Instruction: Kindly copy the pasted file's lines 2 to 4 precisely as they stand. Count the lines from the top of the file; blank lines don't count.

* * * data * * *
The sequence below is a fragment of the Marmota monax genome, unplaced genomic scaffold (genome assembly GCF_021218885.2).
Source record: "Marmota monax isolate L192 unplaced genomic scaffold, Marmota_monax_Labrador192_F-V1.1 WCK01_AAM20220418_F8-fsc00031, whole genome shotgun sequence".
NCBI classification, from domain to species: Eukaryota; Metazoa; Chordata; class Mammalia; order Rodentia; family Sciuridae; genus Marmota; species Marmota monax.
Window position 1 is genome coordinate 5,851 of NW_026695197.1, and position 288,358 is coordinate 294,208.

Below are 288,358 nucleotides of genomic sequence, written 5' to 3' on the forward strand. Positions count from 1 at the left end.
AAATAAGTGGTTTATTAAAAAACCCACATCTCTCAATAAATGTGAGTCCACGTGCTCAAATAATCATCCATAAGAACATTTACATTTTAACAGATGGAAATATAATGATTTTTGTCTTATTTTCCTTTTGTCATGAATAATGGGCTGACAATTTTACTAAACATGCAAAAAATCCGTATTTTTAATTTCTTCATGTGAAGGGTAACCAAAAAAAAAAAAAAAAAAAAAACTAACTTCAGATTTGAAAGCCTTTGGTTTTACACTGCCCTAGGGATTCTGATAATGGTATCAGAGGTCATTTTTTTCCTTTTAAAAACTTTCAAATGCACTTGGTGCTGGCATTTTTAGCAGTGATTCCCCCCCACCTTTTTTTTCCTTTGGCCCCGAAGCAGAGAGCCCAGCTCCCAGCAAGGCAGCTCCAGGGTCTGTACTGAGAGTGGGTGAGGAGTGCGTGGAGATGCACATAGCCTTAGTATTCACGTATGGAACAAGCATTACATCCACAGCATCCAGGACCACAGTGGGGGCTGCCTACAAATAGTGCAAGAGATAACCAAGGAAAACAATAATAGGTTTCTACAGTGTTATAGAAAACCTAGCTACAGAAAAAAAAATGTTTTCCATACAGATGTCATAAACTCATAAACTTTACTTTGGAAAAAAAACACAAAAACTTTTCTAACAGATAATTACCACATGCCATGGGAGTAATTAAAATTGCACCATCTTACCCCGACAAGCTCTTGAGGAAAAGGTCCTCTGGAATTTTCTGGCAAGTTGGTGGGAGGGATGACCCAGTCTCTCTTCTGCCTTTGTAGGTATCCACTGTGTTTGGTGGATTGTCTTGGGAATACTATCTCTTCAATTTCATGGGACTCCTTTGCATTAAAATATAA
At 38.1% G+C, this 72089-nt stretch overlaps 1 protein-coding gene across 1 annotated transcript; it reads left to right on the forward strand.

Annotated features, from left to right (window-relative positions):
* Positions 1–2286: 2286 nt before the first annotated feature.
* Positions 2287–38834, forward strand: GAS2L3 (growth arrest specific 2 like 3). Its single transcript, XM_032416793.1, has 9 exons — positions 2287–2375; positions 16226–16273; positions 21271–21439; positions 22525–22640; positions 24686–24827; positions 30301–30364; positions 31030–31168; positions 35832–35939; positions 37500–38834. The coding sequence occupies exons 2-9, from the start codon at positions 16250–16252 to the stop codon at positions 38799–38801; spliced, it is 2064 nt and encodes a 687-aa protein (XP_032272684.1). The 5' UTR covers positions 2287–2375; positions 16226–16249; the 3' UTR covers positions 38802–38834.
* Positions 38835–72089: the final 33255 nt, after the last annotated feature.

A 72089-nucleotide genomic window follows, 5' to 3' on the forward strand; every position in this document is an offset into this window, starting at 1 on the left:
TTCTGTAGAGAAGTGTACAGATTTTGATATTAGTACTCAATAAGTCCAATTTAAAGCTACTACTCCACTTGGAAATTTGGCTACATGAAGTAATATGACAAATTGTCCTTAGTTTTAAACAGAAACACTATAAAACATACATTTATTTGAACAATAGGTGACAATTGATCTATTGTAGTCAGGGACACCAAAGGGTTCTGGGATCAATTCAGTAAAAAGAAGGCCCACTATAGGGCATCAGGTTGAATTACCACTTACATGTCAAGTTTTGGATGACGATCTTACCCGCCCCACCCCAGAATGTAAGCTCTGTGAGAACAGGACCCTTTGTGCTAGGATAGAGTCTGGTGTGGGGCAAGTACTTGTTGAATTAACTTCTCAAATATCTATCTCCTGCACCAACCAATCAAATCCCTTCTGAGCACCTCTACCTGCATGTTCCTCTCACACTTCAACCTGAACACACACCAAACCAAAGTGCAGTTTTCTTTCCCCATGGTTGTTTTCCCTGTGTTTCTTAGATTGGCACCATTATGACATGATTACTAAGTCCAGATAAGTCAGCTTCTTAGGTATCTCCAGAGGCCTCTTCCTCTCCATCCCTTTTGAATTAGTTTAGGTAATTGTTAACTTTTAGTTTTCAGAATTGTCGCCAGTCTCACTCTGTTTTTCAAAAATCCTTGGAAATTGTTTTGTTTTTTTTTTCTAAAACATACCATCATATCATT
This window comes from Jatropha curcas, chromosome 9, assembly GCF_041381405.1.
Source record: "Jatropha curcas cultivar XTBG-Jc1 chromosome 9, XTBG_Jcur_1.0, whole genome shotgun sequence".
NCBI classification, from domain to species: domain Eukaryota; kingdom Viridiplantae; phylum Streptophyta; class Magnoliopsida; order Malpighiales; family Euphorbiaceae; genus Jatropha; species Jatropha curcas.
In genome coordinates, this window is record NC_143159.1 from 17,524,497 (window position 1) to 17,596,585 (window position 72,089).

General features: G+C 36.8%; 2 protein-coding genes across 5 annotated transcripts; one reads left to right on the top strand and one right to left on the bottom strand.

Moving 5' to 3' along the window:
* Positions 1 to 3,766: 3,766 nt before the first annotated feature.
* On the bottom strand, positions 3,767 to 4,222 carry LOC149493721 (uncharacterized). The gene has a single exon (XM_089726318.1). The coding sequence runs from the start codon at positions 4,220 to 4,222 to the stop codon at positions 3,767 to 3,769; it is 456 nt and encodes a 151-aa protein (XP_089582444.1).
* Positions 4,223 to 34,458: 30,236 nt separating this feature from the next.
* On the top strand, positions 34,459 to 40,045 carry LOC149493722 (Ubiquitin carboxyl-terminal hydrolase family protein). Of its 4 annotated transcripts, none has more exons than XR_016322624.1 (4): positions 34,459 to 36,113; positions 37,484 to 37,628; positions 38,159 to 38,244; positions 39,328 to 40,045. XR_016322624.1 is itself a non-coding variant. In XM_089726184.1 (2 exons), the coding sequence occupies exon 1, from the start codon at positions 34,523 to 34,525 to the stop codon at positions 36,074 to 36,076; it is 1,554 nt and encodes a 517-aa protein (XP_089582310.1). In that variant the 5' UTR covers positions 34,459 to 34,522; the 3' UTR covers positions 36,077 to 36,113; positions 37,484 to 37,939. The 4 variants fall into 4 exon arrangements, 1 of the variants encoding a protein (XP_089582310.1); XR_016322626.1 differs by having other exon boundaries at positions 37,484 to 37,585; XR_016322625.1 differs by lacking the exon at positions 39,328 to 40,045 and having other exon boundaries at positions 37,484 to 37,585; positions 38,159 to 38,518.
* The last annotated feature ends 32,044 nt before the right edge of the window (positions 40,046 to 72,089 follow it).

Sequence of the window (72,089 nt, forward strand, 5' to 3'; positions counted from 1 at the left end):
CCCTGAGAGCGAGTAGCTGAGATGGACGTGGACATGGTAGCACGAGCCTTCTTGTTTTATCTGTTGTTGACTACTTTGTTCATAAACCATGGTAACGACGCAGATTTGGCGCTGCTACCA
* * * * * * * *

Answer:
Source record: "Marmota monax isolate L192 unplaced genomic scaffold, Marmota_monax_Labrador192_F-V1.1 WCK01_AAM20220418_F8-fsc00031, whole genome shotgun sequence".
NCBI classification, from domain to species: Eukaryota; Metazoa; Chordata; class Mammalia; order Rodentia; family Sciuridae; genus Marmota; species Marmota monax.
Window position 1 is genome coordinate 5,851 of NW_026695197.1, and position 288,358 is coordinate 294,208.